b. If you do go with a 400 Watt one and your graphics card you have or get in the future or you want to buy extra hard drives and you require a PSU with more wattage then you have to ditch the current 400 W one and fork out more money for another higher rated wattage PSU hence future proofing

    Am not trying to argue just saying that I prefer to try and future proof to a degree where possible to give myself some room to do so without having to fork out further money which I could of done at the start by an extra £30 or so in the first place to give me a 600 watt vs a 400 watt psu

    Either way I have not built a PC for quite some time.

  11. #26

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    Tbh Mac_Shinobi, I didn't mean to debate with you at all. (I read your post but figured you wanted to be left alone with your 1Kw PSU )

    Either way, I'm not sure if you're aware but a hard-drive uses around 10watts... Considering that most computers on full load would use less than 240watts and less than 200 in idle... Well I don't know how many hard-drives you'd want, but there's still a lot of room left over.

    Regarding the GPU, though I said in my last post that it's very much up to the person and their use. Obviously you must be a gamer talking about switching and swapping GPU's, but as I said in the previous post...

    ...the only people who would ever need to buy a PSU bigger than 400watt are people with a mad amount of hard-drives or gamers who have high powered GPU's(2GPU's or 1 very high end).
    btw about your 1Kw PSU, I hope for your sake it cost you in excess of £100, because if it didn't I'd fear not only for the PSU, but for your whole PC. Cheap PSU's(relative to their wattage) lack some security features and their poor performance can actually put stress on components and even short your whole system :/
    You don't have to spend big money to get a good PSU, but you might have to spend big money cleaning up the mess a cheap PSU could leave you...

  12. #27

    mac_shinobi's Avatar
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    Quote Originally Posted by Effluo View Post
    Tbh Mac_Shinobi, I didn't mean to debate with you at all. (I read your post but figured you wanted to be left alone with your 1Kw PSU )

    Either way, I'm not sure if you're aware but a hard-drive uses around 10watts... Considering that most computers on full load would use less than 240watts and less than 200 in idle... Well I don't know how many hard-drives you'd want, but there's still a lot of room left over.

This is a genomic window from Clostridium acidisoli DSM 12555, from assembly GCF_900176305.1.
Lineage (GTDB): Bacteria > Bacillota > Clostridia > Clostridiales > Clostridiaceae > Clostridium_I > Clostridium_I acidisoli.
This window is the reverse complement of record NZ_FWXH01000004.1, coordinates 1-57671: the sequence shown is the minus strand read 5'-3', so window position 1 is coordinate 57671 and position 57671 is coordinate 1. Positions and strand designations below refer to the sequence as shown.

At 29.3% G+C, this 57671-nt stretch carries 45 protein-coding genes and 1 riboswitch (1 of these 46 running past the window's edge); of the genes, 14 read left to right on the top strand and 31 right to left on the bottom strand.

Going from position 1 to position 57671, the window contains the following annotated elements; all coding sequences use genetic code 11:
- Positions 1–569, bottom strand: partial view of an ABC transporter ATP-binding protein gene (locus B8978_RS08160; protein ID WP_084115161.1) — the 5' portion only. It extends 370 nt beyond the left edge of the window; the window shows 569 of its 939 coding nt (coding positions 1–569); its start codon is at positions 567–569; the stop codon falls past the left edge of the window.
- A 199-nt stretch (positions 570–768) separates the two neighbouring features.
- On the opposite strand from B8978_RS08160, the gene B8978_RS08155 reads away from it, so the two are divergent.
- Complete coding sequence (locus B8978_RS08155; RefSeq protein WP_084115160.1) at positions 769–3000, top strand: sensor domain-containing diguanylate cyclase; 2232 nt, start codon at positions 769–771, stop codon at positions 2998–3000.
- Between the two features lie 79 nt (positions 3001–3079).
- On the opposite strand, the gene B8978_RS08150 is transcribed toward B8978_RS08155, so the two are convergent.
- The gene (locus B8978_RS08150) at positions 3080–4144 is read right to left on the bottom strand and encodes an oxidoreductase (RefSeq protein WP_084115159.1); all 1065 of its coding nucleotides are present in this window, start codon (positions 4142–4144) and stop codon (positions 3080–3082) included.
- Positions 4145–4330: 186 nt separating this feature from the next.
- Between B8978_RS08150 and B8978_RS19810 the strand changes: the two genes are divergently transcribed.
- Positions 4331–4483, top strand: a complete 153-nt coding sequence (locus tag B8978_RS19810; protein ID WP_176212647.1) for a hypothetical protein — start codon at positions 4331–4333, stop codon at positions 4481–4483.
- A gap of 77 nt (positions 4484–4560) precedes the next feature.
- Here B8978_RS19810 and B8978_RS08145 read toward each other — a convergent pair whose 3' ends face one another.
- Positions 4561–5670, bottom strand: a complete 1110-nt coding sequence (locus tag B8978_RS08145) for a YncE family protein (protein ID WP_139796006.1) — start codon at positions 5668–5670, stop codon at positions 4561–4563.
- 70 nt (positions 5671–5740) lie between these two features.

Regarding the GPU, though I said in my last post that it's very much up to the person and their use. Obviously you must be a gamer talking about switching and swapping GPU's, but as I said in the previous post...



    btw about your 1Kw PSU, I hope for your sake it cost you in excess of £100, because if it didn't I'd fear not only for the PSU, but for your whole PC. Cheap PSU's(relative to their wattage) lack some security features and their poor performance can actually put stress on components and even short your whole system :/
    You don't have to spend big money to get a good PSU, but you might have to spend big money cleaning up the mess a cheap PSU could leave you...
    Yes I am aware of aprox what each of the components use, I used to use this online calculator :

    eXtreme Power Supply Calculator

    along with motherboards.org and some other motherboard websites etc

    Early 2008 Apple Mac Pro is what I have and it has worked great and have also paid for apple care which covers everything so if it did go bang in a cloud of smoke it would be covered , also have contents insurance so again covered

    Ref the PSU thing - not trying to debate or anything but its like saying I want to use a 1.4 petrol engine to drive at 120 mph as that's near its max limit and it can handle it which is true but it's nearer or closer its maximum so will make the engine work a lot harder and will most likely kill it faster because its nearer its max limit or load all the time.